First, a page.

A sharps box:  o! the horror!  Imagine the nightmares all those senoirs are having for having seen a plastic box in a washroom.  Councillor Jerkface seems to be making a distinction between the ‘decent’ people in the neighbourhood and everyone else.  Seniors, children and families are decent, as are business owners and johns.  Single people, sex workers, street people are everyone else.  Tidy.

A few days ago someone was stabbed in broad daylight in the clothing store (nestled between the aforementioned McDonalds and a ubiquitous Canadian coffee shop) across the street from the methadone clinic and two blocks from where I live.  Our municipal representative was quick to link the stabbing with the methadone clinic without any evidence that the suspect (“described as a man in his 30s with cornrows and a goatee who fled the area on foot”) had ever visited the clinic.  But if we’re gonna get all speculate-ey and just make shit up, my theory is that it has a lot more to do with the defunding of the Centre for Addiction and Mental Health.

About 10 years back,  a number of mental health and addiction facilities were amalgamated to form CAMH (as it is known). When that happened, there were winners and losers as some facilites gained funding, others lost ground and still others broke new ground.  The southernmost location was one of the winners.  This facility is interesting.  Known as 999 (for its address) when I was small, it was infamous in the city.  Dark stories were told about the residents and darker stories  about how they were treated by the staff.  When I was still young, the address was changed to 1001 “in an effort to symbolically disconnect the new centre from its stigmatized past“.  (Because that kind of thing totally works – sheesh.)  So when facilities from all over the city became one happy family, the plan was to totally redesign 999 and in order to do that, they just kicked a whole bunch of the residents out onto the streets.  Which could maybe be justified if there were dozens of smaller drop-in centres and shelters to make sure people got their medication and were taking it and weren’t just sleeping rough without access to anti-psychotics.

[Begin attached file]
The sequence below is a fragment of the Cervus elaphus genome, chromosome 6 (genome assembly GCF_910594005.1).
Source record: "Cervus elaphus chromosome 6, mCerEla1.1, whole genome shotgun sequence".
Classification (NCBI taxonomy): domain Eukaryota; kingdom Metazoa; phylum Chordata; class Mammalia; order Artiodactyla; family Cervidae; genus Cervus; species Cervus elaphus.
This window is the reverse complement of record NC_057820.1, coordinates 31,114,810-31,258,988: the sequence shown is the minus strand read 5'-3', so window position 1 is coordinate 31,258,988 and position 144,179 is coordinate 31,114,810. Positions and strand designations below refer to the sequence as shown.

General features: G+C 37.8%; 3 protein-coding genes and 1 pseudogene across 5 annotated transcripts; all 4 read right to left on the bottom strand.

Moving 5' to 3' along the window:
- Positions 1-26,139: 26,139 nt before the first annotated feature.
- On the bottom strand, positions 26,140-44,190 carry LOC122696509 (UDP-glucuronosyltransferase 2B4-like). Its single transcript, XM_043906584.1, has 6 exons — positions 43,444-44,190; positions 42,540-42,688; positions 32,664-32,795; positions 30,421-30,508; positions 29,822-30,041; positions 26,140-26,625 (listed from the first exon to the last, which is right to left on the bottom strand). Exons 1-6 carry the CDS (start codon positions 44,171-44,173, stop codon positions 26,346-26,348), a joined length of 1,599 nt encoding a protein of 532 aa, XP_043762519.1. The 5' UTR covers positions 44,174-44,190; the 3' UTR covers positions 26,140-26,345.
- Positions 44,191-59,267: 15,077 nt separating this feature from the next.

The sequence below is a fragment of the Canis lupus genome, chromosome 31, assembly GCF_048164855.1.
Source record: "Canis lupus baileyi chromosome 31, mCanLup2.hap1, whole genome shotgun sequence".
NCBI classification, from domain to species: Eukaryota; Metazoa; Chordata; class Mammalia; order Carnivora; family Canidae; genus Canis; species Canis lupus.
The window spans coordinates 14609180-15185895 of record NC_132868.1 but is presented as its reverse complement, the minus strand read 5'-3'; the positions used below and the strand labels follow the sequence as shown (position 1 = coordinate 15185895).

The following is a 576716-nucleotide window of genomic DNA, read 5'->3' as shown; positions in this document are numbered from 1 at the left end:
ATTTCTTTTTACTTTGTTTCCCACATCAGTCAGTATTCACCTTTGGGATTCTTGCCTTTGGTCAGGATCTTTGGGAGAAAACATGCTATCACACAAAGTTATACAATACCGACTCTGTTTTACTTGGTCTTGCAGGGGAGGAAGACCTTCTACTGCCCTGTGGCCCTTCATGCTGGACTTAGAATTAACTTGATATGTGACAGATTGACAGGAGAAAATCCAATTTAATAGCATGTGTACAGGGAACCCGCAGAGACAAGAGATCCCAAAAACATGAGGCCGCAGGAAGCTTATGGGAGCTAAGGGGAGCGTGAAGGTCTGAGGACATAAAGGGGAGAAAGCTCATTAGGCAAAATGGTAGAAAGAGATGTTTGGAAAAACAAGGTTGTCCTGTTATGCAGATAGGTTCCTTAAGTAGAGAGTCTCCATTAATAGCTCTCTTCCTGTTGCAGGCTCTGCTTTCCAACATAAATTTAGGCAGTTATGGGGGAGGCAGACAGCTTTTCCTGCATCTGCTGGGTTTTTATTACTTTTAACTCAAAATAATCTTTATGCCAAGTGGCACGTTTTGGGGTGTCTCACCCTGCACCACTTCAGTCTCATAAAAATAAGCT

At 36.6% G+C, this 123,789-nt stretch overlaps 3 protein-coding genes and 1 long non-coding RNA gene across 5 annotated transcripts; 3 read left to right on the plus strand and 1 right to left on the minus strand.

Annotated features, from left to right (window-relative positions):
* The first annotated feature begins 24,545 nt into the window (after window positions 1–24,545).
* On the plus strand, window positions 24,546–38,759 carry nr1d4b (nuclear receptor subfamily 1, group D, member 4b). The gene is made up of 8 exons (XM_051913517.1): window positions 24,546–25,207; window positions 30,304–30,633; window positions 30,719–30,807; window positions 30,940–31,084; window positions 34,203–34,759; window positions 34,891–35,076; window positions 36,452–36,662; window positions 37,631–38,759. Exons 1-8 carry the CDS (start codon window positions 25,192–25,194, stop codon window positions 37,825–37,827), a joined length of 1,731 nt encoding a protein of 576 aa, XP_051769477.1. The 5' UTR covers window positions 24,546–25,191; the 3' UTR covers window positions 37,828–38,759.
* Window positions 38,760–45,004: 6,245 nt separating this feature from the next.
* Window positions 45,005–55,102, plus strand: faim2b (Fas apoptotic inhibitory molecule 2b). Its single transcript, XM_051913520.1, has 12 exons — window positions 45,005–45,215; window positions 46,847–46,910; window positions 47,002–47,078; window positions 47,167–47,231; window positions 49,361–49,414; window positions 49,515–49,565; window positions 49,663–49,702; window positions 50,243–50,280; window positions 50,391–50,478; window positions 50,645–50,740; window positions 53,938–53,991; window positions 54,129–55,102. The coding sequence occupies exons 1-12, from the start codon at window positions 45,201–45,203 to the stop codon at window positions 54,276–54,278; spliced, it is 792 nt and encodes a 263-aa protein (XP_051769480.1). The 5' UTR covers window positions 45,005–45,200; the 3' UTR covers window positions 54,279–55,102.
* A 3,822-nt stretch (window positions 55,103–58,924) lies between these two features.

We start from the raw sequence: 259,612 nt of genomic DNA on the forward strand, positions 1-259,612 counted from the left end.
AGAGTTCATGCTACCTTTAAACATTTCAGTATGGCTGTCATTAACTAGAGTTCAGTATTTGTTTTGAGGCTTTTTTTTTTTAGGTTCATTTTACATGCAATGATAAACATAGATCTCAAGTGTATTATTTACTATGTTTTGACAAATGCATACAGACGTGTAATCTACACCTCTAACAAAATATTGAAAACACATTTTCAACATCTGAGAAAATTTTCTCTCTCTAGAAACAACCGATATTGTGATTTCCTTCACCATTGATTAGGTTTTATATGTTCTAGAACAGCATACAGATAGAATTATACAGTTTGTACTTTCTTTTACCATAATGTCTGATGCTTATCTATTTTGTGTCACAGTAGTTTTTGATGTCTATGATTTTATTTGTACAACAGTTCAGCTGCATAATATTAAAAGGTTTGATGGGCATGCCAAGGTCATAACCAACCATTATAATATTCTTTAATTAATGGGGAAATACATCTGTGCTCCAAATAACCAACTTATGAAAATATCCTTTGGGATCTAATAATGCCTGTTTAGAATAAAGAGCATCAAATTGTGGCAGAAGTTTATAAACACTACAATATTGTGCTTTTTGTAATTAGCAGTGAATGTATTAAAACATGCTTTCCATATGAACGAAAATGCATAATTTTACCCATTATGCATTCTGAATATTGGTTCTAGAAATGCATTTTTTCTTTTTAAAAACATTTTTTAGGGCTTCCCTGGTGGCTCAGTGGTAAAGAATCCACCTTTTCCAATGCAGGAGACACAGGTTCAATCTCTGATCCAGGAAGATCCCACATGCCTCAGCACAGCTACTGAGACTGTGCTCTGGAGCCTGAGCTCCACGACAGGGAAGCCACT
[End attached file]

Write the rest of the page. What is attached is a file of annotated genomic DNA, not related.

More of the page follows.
What 999 looked like when it opened in 1850
What 999 looked like when it opened in 1850.  Apparently.

But no.  “Good luck and make sure to take your meds!  See you in a few years at our grand re-opening!”

But there’s also this from a local paper from last year:

The Mental Health Commission of Canada released a series of recommendations Wednesday aimed at improving how police forces interact with people with mental health issues in order to avoid some of the tragic outcomes that have occurred in recent years.

The commission’s review came out of several controversial cases in which individuals with mental health problems died in confrontations with police officers.

Well, that’s sort of like closing the barn door after the horse has bolted.